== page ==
Any documents or materials which a party expects to utilize in the event of trial (except for impeachment), but which are not stipulated, shall be identified in writing and exchanged by the parties at least 15 days before the first day of the trial session. The Court may refuse to receive in evidence any document or material not so stipulated or exchanged, unless otherwise agreed by the parties or allowed by the Court for good cause shown.
The pre-trial order also requires that, unless a basis of settlement has been reached, each party shall prepare a trial memorandum and submit it directly to the Court and to the opposing party not less than 15 days before the first day of the trial session.
Petitioner totally ignored all of the requirements. He did not exchange documents, he did not stipulate, he did not prepare a trial memorandum, and, except for the one letter to respondent promising documents which never materialized, he did not contact respondent although asked to do so.
Nevertheless, when the case was called at the trial session, petitioner appeared with documents which he stated would substantiate his basis in the property sold.
Respondent asked that, as a sanction for failing to comply with the Court's two orders, petitioner be precluded from introducing these documents in evidence. Respondent's counsel stated (and petitioner did not deny) that only 4 months earlier, in a Tax Court case involving another year, petitioner had done the same thing but had been allowed to present his documents at the calendar call, and the case had been settled.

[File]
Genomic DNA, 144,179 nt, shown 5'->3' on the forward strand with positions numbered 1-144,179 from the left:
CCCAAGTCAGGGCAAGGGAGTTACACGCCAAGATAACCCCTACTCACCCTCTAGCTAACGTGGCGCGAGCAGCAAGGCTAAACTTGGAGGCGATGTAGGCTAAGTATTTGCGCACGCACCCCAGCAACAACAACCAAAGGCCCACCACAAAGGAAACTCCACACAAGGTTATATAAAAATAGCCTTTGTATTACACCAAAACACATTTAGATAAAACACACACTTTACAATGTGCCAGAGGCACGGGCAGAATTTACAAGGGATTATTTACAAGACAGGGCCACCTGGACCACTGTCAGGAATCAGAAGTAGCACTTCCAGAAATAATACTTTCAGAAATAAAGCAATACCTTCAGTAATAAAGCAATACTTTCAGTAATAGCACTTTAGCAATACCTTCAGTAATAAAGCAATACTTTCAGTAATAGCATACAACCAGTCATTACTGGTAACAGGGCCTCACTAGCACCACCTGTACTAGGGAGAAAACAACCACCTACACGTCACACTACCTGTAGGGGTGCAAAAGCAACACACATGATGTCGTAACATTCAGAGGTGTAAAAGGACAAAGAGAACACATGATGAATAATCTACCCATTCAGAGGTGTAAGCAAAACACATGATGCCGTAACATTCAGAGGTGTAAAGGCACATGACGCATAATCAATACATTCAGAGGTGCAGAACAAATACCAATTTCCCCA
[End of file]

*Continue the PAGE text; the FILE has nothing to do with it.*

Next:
Petitioner's explanation was that he was an engineer on an important Navy project, that his records were disorganized and in disarray, and that he had been unable to take time away from work in order to put the necessary documents together to prepare his return and to comply with the Court's orders.
It appeared to the Court that petitioner did indeed have authentic documents which could substantiate his entitlement to the basis he was belatedly claiming, and that preclusion of the evidence would be a harsh penalty tantamount to dismissal of the case. Therefore, we ordered respondent to look at petitioner's documents and to take them into account in determining whether the case might be settled. We thus denied respondent's motion for the sanction of preclusion. However, we stated we would take under advisement respondent's oral motion to impose a penalty against petitioner under section 6673(a). The case was set for trial the following week.
When the case was called for trial, the parties announced a basis of settlement. Petitioner had, indeed, substantiated in major part the claimed basis in the real estate sold. The Court then heard oral argument by both parties on whether a penalty should be imposed. Petitioner admitted that procrastination has been a problem for him all of his life, that his documents are habitually in disarray, and that despite his two Tax Court cases (for 1989 and the instant case) he has yet to file his Federal income tax returns for 1991, 1992, or 1993, although he intends to do so "this year".
We believe that a sanction is appropriate under section 6673. It appears to the Court that the proceedings before it have been instituted or maintained by petitioner primarily for delay, and further, that petitioner unreasonably failed to pursue available administrative remedies. Sec. 6673(a)(1). Petitioner's procrastination has increased the cost of this litigation to the U.S. taxpayers in the form of respondent's attorney's time, the Court's time, and other expenses connected with the trial such as the salary of the deputy trial clerk and the fees of the Court reporter. Therefore, the Court will require petitioner to pay to the United States a penalty of $1,000.
An appropriate order and decision will be entered.